By Amar Yumnam
A few weeks ago, I had written in this very column appreciating the commitment and robust attempts by Biren as Chief Minister to bring about real world socio-politico-economic changes in Manipur. I had also written “that Biren is functioning under heavy constraints.” Then I had emphasised the fiscal constraints amongst others that Biren faces while putting his ideas into action and performance for shared prosperity. But as of now, it seems other weaknesses or constraints of the governance under him emerging in a rather fast way; in such a way demanding his attention and corrective interventions to save the credibility of his government and own leadership capability.
Every society evolves and the speed of the evolution gets only faster with the rise in the stock and complexity of knowledge in each individual in the society. Only few years ago a classic joint study of MIT and Harvard put it: ”The secret of modern societies is not that each person holds much more productive knowledge than those in a more traditional society. The secret to modernity is that we collectively use large volumes of knowledge, while each one of us holds only a few bits of it. Society functions because its members form webs that allow them to specialize and share their knowledge with others.” When Biren assumed the charge of the Head of the People of Manipur, there definitely was a socio-political milieu as legacy. First, in this milieu the people were looking for a change in the political atmosphere and governance approach of the ruling regime just preceding him. Second, during the period of the previous regime the awareness and understanding of the prevailing dynamics of the relationship between the people and the government had been heightened and particularly towards the end. Third, while the longing for change was visible, the social component was such that those longing for it did not constitute a clear dominant group.
It is in this context that when Biren gave a strong manifestation of an alternative character and orientation of the governance over land and people of Manipur, the expectations of the people have been given a renewed vigour. Well, there are global political economic lessons establishing the periods of transition as the most critical ones. As Niccolò Machiavelli wrote in his classic The Prince long back, “And it should be realized that taking the initiative in introducing a new form of government is very difficult and dangerous, and unlikely to succeed. The reason is that all those who profit from the old order will be opposed to the innovator, whereas all those who might benefit from the new order are, at best, tepid supporters of him. This lukewarmness arises partly . . . from the skeptical temper of men, who do not really believe in new things unless they have been seen to work well. The result is that whenever those who are opposed to change have the chance to attack the innovator, they do it with much vigour, whereas his supporters act only half-heartedly; so that the innovator and his supporters find themselves in great danger”. The message is that Biren has necessarily to be attentive to public opinion and attitudes (already aggressively aroused by the norms of governance under the previous regime), the involvement behaviour of the vested interests and the inherited inertia of the administrative organ of the government.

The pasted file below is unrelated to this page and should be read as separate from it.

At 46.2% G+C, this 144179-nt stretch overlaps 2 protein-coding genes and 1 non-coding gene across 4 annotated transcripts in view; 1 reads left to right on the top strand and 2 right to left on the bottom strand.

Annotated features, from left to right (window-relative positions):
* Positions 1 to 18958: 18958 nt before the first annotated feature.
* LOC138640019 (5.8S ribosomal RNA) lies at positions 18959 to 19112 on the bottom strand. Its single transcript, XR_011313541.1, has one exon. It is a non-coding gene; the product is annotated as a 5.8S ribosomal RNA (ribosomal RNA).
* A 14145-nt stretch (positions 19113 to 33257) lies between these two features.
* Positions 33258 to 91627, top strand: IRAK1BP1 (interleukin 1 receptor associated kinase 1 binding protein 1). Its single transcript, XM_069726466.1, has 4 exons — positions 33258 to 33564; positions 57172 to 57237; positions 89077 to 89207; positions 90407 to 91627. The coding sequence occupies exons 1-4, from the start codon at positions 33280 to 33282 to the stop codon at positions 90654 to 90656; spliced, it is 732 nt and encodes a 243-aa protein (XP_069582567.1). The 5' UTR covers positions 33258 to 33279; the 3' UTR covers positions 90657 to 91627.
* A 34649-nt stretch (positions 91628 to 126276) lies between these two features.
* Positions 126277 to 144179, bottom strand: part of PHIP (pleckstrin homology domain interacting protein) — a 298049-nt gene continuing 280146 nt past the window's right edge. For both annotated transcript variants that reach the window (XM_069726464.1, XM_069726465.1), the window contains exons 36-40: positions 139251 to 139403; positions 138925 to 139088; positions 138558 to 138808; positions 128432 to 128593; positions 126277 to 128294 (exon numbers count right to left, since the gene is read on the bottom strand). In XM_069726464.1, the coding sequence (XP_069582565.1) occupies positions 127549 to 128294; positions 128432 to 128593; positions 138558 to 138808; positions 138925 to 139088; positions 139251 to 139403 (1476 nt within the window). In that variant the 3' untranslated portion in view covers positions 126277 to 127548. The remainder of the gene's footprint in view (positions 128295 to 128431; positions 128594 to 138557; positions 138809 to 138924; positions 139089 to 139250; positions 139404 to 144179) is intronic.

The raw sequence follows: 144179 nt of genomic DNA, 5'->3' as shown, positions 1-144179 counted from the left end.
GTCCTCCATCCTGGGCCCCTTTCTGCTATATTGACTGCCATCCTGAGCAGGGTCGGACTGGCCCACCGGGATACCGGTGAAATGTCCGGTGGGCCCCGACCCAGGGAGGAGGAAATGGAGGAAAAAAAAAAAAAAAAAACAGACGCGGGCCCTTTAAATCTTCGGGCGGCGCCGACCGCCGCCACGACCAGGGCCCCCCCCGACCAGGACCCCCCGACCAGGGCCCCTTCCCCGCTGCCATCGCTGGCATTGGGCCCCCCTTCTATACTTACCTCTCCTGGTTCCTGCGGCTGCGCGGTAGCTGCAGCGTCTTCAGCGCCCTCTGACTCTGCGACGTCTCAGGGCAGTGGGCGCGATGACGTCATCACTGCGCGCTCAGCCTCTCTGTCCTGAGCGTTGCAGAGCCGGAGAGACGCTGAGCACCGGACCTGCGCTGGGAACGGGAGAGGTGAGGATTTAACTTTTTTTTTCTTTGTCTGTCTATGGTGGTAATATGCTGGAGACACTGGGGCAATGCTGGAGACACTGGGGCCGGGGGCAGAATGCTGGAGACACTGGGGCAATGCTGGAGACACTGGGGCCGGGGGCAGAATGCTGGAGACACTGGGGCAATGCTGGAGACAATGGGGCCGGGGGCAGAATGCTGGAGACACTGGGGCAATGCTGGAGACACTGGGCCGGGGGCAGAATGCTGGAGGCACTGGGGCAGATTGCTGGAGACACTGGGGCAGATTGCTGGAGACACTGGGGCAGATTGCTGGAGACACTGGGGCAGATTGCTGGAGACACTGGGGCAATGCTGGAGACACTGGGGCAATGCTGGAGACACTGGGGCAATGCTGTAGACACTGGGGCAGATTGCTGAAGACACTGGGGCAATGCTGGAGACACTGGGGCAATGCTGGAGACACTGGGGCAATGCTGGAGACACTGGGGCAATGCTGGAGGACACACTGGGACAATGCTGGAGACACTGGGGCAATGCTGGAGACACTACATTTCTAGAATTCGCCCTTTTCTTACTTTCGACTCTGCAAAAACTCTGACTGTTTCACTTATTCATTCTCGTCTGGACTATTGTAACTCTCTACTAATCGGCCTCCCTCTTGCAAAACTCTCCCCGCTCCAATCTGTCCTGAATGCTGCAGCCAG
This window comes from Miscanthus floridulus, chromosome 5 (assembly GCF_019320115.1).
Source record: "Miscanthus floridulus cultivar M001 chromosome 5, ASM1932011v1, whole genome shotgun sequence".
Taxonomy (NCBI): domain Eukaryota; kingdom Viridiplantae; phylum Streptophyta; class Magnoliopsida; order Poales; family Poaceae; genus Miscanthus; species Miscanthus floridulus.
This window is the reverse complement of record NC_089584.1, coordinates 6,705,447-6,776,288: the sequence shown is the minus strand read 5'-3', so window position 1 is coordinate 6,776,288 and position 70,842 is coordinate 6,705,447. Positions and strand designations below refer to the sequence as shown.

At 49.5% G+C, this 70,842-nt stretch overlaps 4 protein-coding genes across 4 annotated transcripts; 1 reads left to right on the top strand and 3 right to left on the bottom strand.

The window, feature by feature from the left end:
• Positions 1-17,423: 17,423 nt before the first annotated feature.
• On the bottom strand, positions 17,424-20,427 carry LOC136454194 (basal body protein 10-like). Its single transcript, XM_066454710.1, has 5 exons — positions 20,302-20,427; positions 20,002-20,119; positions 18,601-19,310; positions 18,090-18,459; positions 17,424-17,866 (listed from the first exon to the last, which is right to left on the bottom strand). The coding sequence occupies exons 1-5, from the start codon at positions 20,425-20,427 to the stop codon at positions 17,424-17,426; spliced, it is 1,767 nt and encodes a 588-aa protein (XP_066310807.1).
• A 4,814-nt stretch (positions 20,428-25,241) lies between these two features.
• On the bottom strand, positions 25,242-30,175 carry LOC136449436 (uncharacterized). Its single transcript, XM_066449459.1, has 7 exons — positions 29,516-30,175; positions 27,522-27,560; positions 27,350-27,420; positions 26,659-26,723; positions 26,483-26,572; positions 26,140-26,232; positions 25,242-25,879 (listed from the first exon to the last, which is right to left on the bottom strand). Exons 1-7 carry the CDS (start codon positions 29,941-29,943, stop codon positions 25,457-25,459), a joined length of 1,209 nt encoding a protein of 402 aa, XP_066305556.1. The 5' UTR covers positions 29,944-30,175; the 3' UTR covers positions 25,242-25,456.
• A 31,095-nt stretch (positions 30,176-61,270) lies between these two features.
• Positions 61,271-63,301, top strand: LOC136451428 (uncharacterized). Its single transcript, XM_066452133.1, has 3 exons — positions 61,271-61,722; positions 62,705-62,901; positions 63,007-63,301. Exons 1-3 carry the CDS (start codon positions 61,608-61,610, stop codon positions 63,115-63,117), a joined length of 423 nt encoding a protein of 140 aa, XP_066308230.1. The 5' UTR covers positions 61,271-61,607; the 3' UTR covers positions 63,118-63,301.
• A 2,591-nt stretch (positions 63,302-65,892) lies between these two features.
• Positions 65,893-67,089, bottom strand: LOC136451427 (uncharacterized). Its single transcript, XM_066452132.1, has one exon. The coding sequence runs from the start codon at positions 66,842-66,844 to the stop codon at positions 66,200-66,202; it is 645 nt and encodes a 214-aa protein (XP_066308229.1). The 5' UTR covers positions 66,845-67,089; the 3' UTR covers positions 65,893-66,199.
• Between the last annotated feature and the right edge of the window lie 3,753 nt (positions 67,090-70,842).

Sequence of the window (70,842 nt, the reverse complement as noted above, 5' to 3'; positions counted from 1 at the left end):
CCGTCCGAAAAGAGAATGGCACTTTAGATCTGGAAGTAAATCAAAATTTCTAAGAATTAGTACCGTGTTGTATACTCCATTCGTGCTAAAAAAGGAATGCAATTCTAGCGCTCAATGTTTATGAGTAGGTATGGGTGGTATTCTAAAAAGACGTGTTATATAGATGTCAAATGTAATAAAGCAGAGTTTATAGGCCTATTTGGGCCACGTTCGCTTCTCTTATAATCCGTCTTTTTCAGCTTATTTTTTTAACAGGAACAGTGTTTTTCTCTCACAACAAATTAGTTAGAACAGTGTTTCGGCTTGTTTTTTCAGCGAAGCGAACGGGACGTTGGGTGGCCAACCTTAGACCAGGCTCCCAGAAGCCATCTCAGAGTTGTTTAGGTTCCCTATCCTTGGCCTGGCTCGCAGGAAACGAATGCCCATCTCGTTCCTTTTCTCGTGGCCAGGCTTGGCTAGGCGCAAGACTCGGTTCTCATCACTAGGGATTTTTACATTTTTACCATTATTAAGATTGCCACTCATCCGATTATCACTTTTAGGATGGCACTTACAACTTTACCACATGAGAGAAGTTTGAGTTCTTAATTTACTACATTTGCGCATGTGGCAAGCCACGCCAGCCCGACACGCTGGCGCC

This is exactly where there is urgency of a renewed appreciation of the contemporary approach to understanding and evolution of policies for social transformation and economic advancement. Every society does face challenges consequent upon the dynamics of evolution and in the process develops capacity to address the rising complexities. This is particularly so with rise in interconnectedness. However in this process the realisation has also emerged globally that contextualisation of the understanding of the dynamics and framing of policies to address the roadblocks are paramount. In the governance literature, it is understood like this: “The toolbox is overflowing; best practice manuals in various areas of interest tumble out of seminars and workshops. However, difficulties arise when attempts are made to apply what are often excellent technical solutions under real-world conditions. Human beings, acting either alone or in groups small and large, are not as amenable as are pure numbers. And they cannot be put aside. In other words, in the real world, reforms will not succeed, and they will certainly not be sustained, without the correct alignment of citizens, stakeholders, and voice.”
In this background we feel Biren as being constrained particularly by two powerful self-interest groups – one exogenous and another endogenous. The exogenous group poses as possessing wonderful tool-boxes of knowledge and policy formulation. The endogenous group indulges in jumping the gun to curry favour of the Chief Minister. Unfortunately both these groups manifest as jumping the queue. Above all, both the groups are already causing damage to the cause, commitment and credibility of Biren as Head of the People of Manipur. But when it comes to the critical test, both these groups may not mind a recurrence of “Et tu, Brute?”- Latin meaning “and you, Brutus”? – a phrase made famous by William Shakespeare in his play Julius Caesar while depicting the assassination of Caesar and uttered by him while he saw his trusted friend Brutus among the assassins finishing his life and rule.
Source: Imphal Free Press